Due to unprecedented interest, the Department for Transport had to extend its consultation for the new franchise combining Thameslink & Southern. However, great things must not be expected because no train operator can provide the fundamental improvements the network requires.
Until the Government through the DfT invests significant sums of money in the region, the underlying intractable problems cannot be solved. The enduring weaknesses of both the Brighton and Tonbridge main lines – Network Rail’s ‘major barriers to growth’ – are exposed by the DfT’s warning that the system cannot support any increase in services.
Recently-displaced Rail Minister Theresa Villiers admitted the Thameslink Programme was no long term solution – but this is what the railway desperately needs. So the overwhelming problem of insufficient track capacity remains unresolved.
A 30% increase in demand by 2020 from rail and air passengers using the Brighton Line looks increasingly like a serious underestimation. A fortnight ago, the Office of Rail Regulation reported a 5.4% increase in passenger journeys on London & South East services during April-June, whilst the number of passengers travelling ‘in excess of capacity’ has risen by 3.2%.
Of course, more people using trains should be wonderful news, because all political parties encourage this, but the Government and its Ministers – who insist having control over our railways – are failing the south and here’s why.
The DfT admits there are many problems with this franchise. For example it warns: The BML timetable pattern and the volume of service is dictated by the Thameslink core through Blackfriars. (Effectively capping growth on the capital’s north – south corridor).
No room to run any more trains than operate today. (That’s unacceptable – growing demand needs to be accommodated).
The constraint of the two-track only Brighton – Three Bridges section. (Clear evidence that a second Brighton main line is urgently required).
A need to improve performance and reliability on the BML. (Quite impossible until the strain is eased with BML2).
The continuing vulnerability of the BML during emergencies and the absence of an efficient and effective diversionary route. (Having no solution is a glaring failure).
The DfT also says: “The Government believes good connectivity with our major airports is essential” – but this is impossible to provide on the BML, which is why BML2’s London Phase linking Gatwick and Stansted with direct shuttle services through Canary Wharf and Stratford needs investigation.
So what needs to be done? We believe political short-termism is seriously harming the railway. Until far-sighted schemes are in place, the refranchising process risks being a wasteful, irrelevant and unpopular label-changing exercise.
Lack of capacity, the need to tackle constraints and bottlenecks with solutions which work are challenges for Government and rail industry, whilst those contracted to run our trains should be looking to tap into vibrant new markets.
The 2008 Study needs reappraising, but will reach the same conclusions unless Network Rail factors in BML2. The project’s direct link into Brighton changes the entire business case, making it extremely robust. We’re advised the phasing should be: Sussex, Kent, and then London.
The Sussex Phase alone achieves an immediate increase in capacity whereby BML2 trains could start at Brighton. Better utilisation of the Uckfield line’s six peak hour paths into London would be just the start, as this table shows:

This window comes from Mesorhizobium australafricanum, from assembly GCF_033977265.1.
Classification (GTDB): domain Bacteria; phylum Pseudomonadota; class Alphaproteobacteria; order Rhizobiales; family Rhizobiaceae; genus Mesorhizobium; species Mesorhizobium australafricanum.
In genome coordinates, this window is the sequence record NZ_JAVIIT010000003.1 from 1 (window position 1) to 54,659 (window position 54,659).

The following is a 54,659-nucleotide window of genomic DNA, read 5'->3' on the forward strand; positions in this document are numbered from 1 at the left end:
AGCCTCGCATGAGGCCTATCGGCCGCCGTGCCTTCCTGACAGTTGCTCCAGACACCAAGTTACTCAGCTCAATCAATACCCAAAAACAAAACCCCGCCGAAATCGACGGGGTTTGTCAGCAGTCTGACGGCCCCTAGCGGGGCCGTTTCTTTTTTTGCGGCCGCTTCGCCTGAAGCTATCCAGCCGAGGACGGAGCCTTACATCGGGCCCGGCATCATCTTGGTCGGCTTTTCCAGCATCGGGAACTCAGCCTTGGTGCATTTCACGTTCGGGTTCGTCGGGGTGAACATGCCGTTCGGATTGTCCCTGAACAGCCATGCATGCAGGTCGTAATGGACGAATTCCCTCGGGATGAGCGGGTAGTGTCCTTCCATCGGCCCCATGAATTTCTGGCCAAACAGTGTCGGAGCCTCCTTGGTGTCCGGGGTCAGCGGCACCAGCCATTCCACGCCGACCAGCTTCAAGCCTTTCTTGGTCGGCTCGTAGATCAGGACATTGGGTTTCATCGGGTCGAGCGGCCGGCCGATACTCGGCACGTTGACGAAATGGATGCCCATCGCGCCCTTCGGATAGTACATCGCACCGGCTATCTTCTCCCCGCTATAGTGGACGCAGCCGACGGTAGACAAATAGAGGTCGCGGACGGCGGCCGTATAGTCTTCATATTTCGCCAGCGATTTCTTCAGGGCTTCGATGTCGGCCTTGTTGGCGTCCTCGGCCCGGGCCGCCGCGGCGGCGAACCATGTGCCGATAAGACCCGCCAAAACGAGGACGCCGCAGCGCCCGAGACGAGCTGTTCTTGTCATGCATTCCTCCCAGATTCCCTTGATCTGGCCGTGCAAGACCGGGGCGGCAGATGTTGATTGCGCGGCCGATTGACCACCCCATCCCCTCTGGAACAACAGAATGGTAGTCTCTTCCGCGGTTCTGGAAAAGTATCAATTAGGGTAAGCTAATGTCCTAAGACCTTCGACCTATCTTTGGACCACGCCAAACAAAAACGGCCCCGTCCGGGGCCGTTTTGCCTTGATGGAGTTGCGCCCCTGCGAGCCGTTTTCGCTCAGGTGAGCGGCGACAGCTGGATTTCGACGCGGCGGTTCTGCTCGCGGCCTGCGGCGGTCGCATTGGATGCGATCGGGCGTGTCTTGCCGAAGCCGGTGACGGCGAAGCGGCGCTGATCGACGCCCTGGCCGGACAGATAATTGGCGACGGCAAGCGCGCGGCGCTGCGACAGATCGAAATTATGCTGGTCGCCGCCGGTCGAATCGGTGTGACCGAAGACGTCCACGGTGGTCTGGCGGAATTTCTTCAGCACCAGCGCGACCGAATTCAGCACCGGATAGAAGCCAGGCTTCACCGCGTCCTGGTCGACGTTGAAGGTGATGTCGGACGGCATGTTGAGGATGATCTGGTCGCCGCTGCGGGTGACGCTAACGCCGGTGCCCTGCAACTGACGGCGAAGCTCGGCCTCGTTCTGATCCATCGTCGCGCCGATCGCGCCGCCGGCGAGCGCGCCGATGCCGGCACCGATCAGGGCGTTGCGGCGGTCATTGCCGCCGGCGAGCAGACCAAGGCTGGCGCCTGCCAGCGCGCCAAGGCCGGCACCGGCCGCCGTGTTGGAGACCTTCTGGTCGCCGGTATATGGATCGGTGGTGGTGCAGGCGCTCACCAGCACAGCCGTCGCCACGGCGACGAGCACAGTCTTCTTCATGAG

This has no detrimental impact on East Croydon or London terminals. Having all 12-car trains start from Brighton is purely illustrative, some could start from Eastbourne, or 8 cars from Brighton and 4 from Eastbourne might join at Uckfield. With Phase One open, Sussex would instantly gain the fastest and shortest alternative route.
The future opening of the London Phase would enable a dramatic increase in services operating widely across Sussex, Kent and Surrey.
COSTING THE INITIAL SUSSEX PHASE:
All are ‘base case’ figures used in the 2008 Study which do not include Network Rail’s 30% for ‘contingencies’ or the DfT’s insistence on adding a 60% ‘optimism bias’.
This Phase requires the redoubling of single-line sections (totalling 12½ miles) on the Hurst Green – Uckfield section, electrification, and extending direct routes into Lewes and Brighton.
Redoubling and electrifying Hurst Green – Uckfield (25 miles) would cost £85m. Reopening Uckfield – Lewes (7½ miles) as electrified double track would cost £143m.
Using these same infrastructure costs, the new 2½ mile electrified double-track link towards Brighton would cost £87m. The costliest item is Ashcombe tunnel (£53m – based on Arup’s North Downs tunnel on HS1).
Altogether this totals £315m. To this, Network Rail would add 30% and the DfT 60% thus raising it to £656m. This provides a new main line between London and the South Coast. Put into context, remodelling and upgrading Reading station is costing £895m, whilst the Birmingham Gateway project is £600m.
An early political decision favouring BML2 is needed, but an immediate first step must be Network Rail securing strategic land at Uckfield – as urged back in June by Lord Berkeley.
Planning the Kent Phase must also start, as should exploration of BML2’s London Phase. This strategic corridor through eastern London as part of Crossrail’s further development at Stratford is essential. The entire BML2 scheme could then be in place well before 2030.
Squandering £Ms on re-branding trains, stations etc, does absolutely nothing for everyone who daily struggle on overcrowded lines into London.